# Daily Challenge #250 - Last Digit of a Large Number

Daily Challenge (258 Part Series)

Define a function that takes in two non-negative integers a and b and returns the last decimal digit of a^b. Note that a and b may be very large!

For example, the last decimal digit of 9^7 is 9, since 9^7 = 4782969. The last decimal digit of (2^200)^(2^300), which has over 10^92 decimal digits, is 6. Also, please take 0^0 to be 1.

You may assume that the input will always be valid.

#### Examples

lastDigit 4 1 shouldBe 4
lastDigit 4 2 shouldBe 6
lastDigit 9 7 shouldBe 9

#### Tests

lastDigit 10 (10^10)

lastDigit (2^200) (2^300)

This challenge comes from dburgoyne on CodeWars. Thank you to CodeWars, who has licensed redistribution of this challenge under the 2-Clause BSD License!

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Daily Challenge (258 Part Series)

### Discussion Here is a C++ solution,

#include <bits/stdc++.h>
using namespace std;

unordered_map<int, vector<int>> lastDigitCycle = {
{0, {0}},
{1, {1}},
{2, {6, 2, 4, 8}},
{3, {1, 3, 9, 7}},
{4, {6, 4}},
{5, {5}},
{6, {6}},
{7, {1, 7, 9, 3}},
{8, {6, 8, 4, 2}},
{9, {1, 9}}
};

int lastDigit(long a, long b){
if((a == 0 && b == 0) || b == 0)
return 1;

int lastDigitOfA = a%10;
int len = lastDigitCycle[lastDigitOfA].size();
int reqIndex = b%len;
return lastDigitCycle[lastDigitOfA][reqIndex];
}

int main(){
cout << lastDigit(4, 1) << "\n"; // output -> 4
cout << lastDigit(4, 2) << "\n"; // output -> 6
cout << lastDigit(9, 7) << "\n"; // output -> 9
cout << lastDigit(1, 0) << "\n"; // output -> 1
cout << lastDigit(2, 0) << "\n"; // output -> 1
cout << lastDigit(0, 0) << "\n"; // output -> 1
cout << lastDigit(0, 7) << "\n"; // output -> 0
cout << lastDigit(29, 157) << "\n"; // output -> 9
}


This was exactly the approach I was going to take, but then thought, "What if I write down a wrong digit in my map? This is the only reason I wrote a generator. I like the idea of a map better though. 👍

Why is the outer a unordered_map and not a vector?
It's consecutive?

vector<vector<int>> can also be used. But I think it is a bit easier to understand the mapping this way

JavaScript

const lastDigit = (a, b) => +Math.pow(a, b).toString().slice(-1)


Doesn't produce correct answers for extremely high numbers due to rounding.

Maybe there is some faster mathematical way. But this should do it.

public static int LastDigitOfAPowerB(int a, int b)
{
if (b == 0) return 1;
long res = a % 10;
for(int i =1; i<b;++i)
{
res = (res * a) % 10;
}
return (int)res;
}


Silly, illegible Clojure code. But it works.

(defn s [x] (cons x (take-while #(not= x %) (rest (iterate #(mod (* x %) 10) x)))))
(defn last-digit [a b] (let [cycle (s (mod a 10))] (nth cycle (mod (dec b) (count cycle)))))


The trick is how to get the input parameters. If they're strings, then that's easy:

• Take the final character of the first string, and convert to a number.
• Take the final 2 characters of the second string, and convert to a number. These numbers can be supplied instead of the original arguments.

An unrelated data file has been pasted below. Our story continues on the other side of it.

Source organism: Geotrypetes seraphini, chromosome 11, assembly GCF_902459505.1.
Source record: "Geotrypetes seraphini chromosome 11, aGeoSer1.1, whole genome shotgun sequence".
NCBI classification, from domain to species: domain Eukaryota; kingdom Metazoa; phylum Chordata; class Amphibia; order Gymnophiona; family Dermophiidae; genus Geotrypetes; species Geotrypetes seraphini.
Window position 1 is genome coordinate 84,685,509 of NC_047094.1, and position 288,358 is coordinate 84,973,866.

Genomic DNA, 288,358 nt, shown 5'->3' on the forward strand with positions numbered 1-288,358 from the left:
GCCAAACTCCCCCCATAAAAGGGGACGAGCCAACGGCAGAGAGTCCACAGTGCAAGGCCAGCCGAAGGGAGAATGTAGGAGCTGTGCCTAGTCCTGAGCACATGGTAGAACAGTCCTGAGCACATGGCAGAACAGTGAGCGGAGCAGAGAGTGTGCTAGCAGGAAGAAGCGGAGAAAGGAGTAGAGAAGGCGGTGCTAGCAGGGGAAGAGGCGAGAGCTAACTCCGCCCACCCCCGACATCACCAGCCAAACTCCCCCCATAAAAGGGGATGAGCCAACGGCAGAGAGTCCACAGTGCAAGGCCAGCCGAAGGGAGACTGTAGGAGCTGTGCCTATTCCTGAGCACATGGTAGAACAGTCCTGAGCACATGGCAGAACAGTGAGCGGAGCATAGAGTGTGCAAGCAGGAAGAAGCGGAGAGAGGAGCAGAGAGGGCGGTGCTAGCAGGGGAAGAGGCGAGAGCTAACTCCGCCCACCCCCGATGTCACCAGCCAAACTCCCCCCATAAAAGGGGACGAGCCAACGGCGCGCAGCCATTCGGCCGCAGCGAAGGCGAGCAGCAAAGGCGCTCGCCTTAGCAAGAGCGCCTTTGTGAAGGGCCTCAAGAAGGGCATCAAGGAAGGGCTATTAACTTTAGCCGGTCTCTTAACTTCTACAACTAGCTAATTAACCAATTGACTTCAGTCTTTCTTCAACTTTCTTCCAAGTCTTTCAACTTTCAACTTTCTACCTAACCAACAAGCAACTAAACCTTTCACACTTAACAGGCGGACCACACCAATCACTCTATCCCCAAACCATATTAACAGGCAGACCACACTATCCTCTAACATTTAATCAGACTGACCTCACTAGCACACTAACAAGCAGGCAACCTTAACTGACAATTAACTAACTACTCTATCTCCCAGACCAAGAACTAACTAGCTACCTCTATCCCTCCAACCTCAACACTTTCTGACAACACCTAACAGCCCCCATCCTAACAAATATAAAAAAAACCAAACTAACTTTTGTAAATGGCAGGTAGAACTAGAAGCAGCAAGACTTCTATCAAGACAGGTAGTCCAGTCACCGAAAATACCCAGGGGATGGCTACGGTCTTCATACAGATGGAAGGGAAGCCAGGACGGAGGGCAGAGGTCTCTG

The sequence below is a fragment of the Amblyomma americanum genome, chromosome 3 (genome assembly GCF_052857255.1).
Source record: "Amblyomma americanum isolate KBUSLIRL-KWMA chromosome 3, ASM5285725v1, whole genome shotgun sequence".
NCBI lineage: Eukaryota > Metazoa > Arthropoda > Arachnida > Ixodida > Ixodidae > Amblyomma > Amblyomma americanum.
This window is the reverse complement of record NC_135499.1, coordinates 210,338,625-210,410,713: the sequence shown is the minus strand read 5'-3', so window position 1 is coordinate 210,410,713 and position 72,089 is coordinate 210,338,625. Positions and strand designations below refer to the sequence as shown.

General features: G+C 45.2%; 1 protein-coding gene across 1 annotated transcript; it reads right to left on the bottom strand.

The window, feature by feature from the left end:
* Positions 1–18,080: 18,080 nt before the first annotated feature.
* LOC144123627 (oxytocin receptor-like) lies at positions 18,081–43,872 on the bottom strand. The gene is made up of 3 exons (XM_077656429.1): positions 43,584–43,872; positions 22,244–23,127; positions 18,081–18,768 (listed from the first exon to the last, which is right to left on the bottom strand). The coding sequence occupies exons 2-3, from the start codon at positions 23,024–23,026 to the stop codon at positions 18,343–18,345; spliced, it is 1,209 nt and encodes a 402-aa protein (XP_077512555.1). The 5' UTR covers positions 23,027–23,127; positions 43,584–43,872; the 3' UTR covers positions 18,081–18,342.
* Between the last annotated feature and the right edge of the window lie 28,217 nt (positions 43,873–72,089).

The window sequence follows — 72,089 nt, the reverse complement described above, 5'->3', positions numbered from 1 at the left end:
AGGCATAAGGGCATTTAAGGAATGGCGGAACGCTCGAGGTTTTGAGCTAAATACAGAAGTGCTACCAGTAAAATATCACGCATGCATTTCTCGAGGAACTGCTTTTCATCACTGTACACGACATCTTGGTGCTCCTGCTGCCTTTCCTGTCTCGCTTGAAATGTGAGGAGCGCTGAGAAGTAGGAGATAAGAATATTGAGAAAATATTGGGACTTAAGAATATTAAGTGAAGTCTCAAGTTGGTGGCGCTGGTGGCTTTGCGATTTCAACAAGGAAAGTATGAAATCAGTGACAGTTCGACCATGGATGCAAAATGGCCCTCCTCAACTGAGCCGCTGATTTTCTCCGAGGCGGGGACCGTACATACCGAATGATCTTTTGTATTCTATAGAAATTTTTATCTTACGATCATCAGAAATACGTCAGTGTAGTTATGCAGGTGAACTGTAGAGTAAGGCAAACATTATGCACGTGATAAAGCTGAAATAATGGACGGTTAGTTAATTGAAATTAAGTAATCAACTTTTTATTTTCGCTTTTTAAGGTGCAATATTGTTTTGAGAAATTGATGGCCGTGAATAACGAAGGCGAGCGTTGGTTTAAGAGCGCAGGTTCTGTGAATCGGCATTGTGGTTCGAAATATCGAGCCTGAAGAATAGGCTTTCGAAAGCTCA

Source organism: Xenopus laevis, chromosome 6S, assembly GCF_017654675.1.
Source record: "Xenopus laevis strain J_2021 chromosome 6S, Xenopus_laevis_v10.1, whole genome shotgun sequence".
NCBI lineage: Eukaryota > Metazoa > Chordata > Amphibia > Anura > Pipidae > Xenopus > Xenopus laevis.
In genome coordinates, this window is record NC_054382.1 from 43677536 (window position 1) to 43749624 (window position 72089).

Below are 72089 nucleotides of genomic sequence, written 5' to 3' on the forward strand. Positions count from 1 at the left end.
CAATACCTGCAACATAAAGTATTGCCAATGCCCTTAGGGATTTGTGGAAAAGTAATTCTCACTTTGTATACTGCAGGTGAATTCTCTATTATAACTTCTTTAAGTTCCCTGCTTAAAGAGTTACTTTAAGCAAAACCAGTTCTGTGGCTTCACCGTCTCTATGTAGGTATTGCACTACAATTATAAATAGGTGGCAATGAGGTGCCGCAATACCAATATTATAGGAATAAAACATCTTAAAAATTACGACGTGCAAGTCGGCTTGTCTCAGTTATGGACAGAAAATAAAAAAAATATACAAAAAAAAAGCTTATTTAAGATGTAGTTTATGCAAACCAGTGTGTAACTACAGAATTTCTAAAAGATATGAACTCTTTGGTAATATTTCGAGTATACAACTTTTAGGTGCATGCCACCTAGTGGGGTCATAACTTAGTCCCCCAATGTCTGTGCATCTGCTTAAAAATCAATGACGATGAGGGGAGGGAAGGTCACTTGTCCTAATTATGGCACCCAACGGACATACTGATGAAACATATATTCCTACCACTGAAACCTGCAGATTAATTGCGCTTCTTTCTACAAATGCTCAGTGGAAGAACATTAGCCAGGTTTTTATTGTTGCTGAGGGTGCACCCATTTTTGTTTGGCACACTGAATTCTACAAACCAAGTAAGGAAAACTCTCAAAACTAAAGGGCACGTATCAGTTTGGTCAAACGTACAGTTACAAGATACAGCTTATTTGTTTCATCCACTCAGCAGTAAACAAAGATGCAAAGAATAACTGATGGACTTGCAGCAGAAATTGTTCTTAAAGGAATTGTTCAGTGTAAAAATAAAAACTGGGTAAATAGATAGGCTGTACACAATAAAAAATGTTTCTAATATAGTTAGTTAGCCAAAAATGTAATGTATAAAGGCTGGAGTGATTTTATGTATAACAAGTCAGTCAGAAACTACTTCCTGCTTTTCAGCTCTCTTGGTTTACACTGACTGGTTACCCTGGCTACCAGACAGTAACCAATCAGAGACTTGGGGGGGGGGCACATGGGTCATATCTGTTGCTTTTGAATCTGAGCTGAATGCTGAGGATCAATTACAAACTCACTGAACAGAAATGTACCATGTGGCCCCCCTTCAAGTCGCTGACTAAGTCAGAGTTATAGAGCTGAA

But if the input is supposed to look like: (2^200) (2^300) then that turns into a parsing problem! We already know how to figure out the final digit for (2^300) (it's 6) and (2^200) (also 6), but how do we manage testing this?

Here is the solution with Python:

def last_digit(n1, n2):

if n2 == 0:
return 1

last_digits = []

step = 1
while True:
number = pow(n1, step)
step += 1
last_digit = int(str(number)[-1])

if last_digit in last_digits:
break

last_digits.append(last_digit)

print(last_digits)
last_digit_index = n2 % len(last_digits) - 1

return last_digits[last_digit_index]


Spitballing something that should with integers, but it won't take arbitrarily large numbers. Also kinda untested...

void unsigned int LastDigitPower(unsigned long long int a, unsigned long long int b)
{
unsigned int last = static_cast<unsigned long long int>(0xf) & pow(a, b);
if(last >= 8)
{
last &= 0x9;
}
return last;
}


Maybe there's a way to eliminate the if, but right now I'm not really sure ¯\_(ツ)_/¯

Technically doesn't pass I suppose but I wanted to do something that works with numbers first.

ruby

def last_digit(a, b)
(a**b).digits.first
end


or

def last_digit(a, b)
(a**b).to_s[-1].to_i
end


I think this Ruby solution underestimates the complexity required with huge numbers, although the .digits.first is clever! Using a mod 10 solution, like some of the solutions above, would greatly reduce the time/space complexity. brilliant.org/wiki/finding-the-las...

digits.first should probably be digits.last, right?

This won't work for big numbers btw, the last example will raise an exception:

last_digit(2**200, 2**300)
(irb):2: warning: in a**b, b may be too big
Traceback (most recent call last):
...
NoMethodError (undefined method digits' for Infinity:Float)


no digits in ruby

12345.digits #=> [5, 4, 3, 2, 1]


so digits.first is correct

Ah yes, somehow I was thinking this would have the same order as chars.to_a, but it doesn't, so you can easily get back the number:

[5, 4, 3, 2, 1].each.with_index.reduce(0) do |result, (n, i)|
result + n * 10 ** i
end
#=> 12345
`

I saw a pattern with the last digit of the results when the numbers are raised to power incrementally.
Using that, I programmed the below solution in Java. However, it needs to be improved for larger numbers (may be using BigInteger in Java).